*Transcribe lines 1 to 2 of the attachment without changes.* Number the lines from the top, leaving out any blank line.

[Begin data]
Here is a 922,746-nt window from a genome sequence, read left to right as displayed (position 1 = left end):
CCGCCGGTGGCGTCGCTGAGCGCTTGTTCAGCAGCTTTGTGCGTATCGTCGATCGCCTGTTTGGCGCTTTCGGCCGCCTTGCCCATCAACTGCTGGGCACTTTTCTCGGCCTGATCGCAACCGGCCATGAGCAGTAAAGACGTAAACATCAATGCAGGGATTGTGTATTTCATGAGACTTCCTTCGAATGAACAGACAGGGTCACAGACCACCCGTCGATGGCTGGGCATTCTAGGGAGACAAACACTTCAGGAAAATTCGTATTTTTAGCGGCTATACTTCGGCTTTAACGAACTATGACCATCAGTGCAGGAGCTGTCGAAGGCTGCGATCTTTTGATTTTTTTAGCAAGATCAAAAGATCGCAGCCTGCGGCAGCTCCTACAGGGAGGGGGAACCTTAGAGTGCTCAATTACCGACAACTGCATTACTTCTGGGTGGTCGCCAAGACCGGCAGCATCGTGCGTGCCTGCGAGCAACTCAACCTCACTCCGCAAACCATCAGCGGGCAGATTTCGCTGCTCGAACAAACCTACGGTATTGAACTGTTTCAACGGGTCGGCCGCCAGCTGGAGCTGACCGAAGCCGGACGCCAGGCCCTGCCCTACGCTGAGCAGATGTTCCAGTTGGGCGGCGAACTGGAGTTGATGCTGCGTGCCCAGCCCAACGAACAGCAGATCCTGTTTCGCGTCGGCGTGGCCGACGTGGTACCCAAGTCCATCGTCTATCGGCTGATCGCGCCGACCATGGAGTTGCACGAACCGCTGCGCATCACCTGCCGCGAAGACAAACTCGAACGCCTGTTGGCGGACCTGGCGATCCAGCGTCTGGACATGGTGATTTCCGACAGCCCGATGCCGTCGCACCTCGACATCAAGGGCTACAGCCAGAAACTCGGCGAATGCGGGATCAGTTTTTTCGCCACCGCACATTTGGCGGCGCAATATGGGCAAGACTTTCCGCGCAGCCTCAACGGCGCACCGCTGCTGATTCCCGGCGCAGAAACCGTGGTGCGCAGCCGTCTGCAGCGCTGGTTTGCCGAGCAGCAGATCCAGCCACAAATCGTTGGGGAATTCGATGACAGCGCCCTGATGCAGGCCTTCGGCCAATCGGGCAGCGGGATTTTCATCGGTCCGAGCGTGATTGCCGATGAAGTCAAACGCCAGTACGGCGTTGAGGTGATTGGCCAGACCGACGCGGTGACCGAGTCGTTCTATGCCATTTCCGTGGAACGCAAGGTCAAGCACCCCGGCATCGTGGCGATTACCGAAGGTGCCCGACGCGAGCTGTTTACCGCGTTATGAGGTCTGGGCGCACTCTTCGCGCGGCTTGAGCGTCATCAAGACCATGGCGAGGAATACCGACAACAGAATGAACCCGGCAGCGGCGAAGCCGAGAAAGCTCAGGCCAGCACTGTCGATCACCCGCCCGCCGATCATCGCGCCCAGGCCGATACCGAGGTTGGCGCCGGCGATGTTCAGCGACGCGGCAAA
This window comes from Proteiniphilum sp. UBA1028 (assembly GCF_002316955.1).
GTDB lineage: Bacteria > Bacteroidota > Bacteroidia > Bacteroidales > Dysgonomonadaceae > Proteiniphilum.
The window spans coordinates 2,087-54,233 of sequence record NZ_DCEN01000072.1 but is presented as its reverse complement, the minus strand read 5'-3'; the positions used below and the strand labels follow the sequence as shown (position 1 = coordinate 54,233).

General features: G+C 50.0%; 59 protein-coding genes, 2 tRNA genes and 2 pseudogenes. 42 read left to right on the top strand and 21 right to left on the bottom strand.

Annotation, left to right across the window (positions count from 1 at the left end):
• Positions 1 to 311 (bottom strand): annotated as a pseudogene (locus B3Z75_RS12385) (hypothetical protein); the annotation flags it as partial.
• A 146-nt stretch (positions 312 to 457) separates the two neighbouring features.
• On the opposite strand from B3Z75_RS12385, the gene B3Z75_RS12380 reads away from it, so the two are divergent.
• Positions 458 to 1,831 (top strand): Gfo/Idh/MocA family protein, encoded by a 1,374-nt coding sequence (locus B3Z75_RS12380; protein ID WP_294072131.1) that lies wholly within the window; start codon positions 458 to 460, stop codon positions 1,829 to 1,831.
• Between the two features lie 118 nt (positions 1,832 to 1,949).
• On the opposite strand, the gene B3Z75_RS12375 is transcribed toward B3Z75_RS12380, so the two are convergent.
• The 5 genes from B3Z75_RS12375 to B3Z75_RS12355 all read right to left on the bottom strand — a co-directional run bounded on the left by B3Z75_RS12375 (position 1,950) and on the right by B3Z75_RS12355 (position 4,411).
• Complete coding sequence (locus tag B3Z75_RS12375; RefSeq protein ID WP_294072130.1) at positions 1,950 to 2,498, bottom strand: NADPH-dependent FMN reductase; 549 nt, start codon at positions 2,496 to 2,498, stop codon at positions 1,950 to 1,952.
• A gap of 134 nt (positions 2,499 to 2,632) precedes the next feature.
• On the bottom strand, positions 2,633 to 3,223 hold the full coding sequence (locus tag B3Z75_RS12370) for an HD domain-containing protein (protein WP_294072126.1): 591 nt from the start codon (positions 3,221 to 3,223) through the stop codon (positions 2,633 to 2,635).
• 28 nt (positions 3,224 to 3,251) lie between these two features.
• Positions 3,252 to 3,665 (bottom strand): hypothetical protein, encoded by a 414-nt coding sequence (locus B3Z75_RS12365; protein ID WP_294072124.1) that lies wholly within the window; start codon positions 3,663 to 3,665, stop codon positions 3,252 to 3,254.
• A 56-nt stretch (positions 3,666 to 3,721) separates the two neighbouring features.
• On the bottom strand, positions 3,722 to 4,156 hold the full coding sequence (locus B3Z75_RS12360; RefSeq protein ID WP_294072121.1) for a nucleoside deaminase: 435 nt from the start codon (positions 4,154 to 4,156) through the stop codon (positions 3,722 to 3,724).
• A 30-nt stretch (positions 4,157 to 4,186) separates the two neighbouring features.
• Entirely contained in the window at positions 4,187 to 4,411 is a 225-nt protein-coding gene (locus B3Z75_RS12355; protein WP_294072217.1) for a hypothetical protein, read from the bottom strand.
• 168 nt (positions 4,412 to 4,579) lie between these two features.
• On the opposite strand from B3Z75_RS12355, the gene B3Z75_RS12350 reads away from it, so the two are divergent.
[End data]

Here is a 922,746-nt window from a genome sequence, read left to right as displayed (position 1 = left end):
CCGCCGGTGGCGTCGCTGAGCGCTTGTTCAGCAGCTTTGTGCGTATCGTCGATCGCCTGTTTGGCGCTTTCGGCCGCCTTGCCCATCAACTGCTGGGCACTTTTCTCGGCCTGATCGCAACCGGCCATGAGCAGTAAAGACGTAAACATCAATGCAGGGATTGTGTATTTCATGAGACTTCCTTCGAATGAACAGACAGGGTCACAGACCACCCGTCGATGGCTGGGCATTCTAGGGAGACAAACACTTCAGGAAAATTCGTATTTTTAGCGGCTATACTTCGGCTTTAACGAACTATGACCATCAGTGCAGGAGCTGTCGAAGGCTGCGATCTTTTGATTTTTTTAGCAAGATCAAAAGATCGCAGCCTGCGGCAGCTCCTACAGGGAGGGGGAACCTTAGAGTGCTCAATTACCGACAACTGCATTACTTCTGGGTGGTCGCCAAGACCGGCAGCATCGTGCGTGCCTGCGAGCAACTCAACCTCACTCCGCAAACCATCAGCGGGCAGATTTCGCTGCTCGAACAAACCTACGGTATTGAACTGTTTCAACGGGTCGGCCGCCAGCTGGAGCTGACCGAAGCCGGACGCCAGGCCCTGCCCTACGCTGAGCAGATGTTCCAGTTGGGCGGCGAACTGGAGTTGATGCTGCGTGCCCAGCCCAACGAACAGCAGATCCTGTTTCGCGTCGGCGTGGCCGACGTGGTACCCAAGTCCATCGTCTATCGGCTGATCGCGCCGACCATGGAGTTGCACGAACCGCTGCGCATCACCTGCCGCGAAGACAAACTCGAACGCCTGTTGGCGGACCTGGCGATCCAGCGTCTGGACATGGTGATTTCCGACAGCCCGATGCCGTCGCACCTCGACATCAAGGGCTACAGCCAGAAACTCGGCGAATGCGGGATCAGTTTTTTCGCCACCGCACATTTGGCGGCGCAATATGGGCAAGACTTTCCGCGCAGCCTCAACGGCGCACCGCTGCTGATTCCCGGCGCAGAAACCGTGGTGCGCAGCCGTCTGCAGCGCTGGTTTGCCGAGCAGCAGATCCAGCCACAAATCGTTGGGGAATTCGATGACAGCGCCCTGATGCAGGCCTTCGGCCAATCGGGCAGCGGGATTTTCATCGGTCCGAGCGTGATTGCCGATGAAGTCAAACGCCAGTACGGCGTTGAGGTGATTGGCCAGACCGACGCGGTGACCGAGTCGTTCTATGCCATTTCCGTGGAACGCAAGGTCAAGCACCCCGGCATCGTGGCGATTACCGAAGGTGCCCGACGCGAGCTGTTTACCGCGTTATGAGGTCTGGGCGCACTCTTCGCGCGGCTTGAGCGTCATCAAGACCATGGCGAGGAATACCGACAACAGAATGAACCCGGCAGCGGCGAAGCCGAGAAAGCTCAGGCCAGCACTGTCGATCACCCGCCCGCCGATCATCGCGCCCAGGCCGATACCGAGGTTGGCGCCGGCGATGTTCAGCGACGCGGCAAA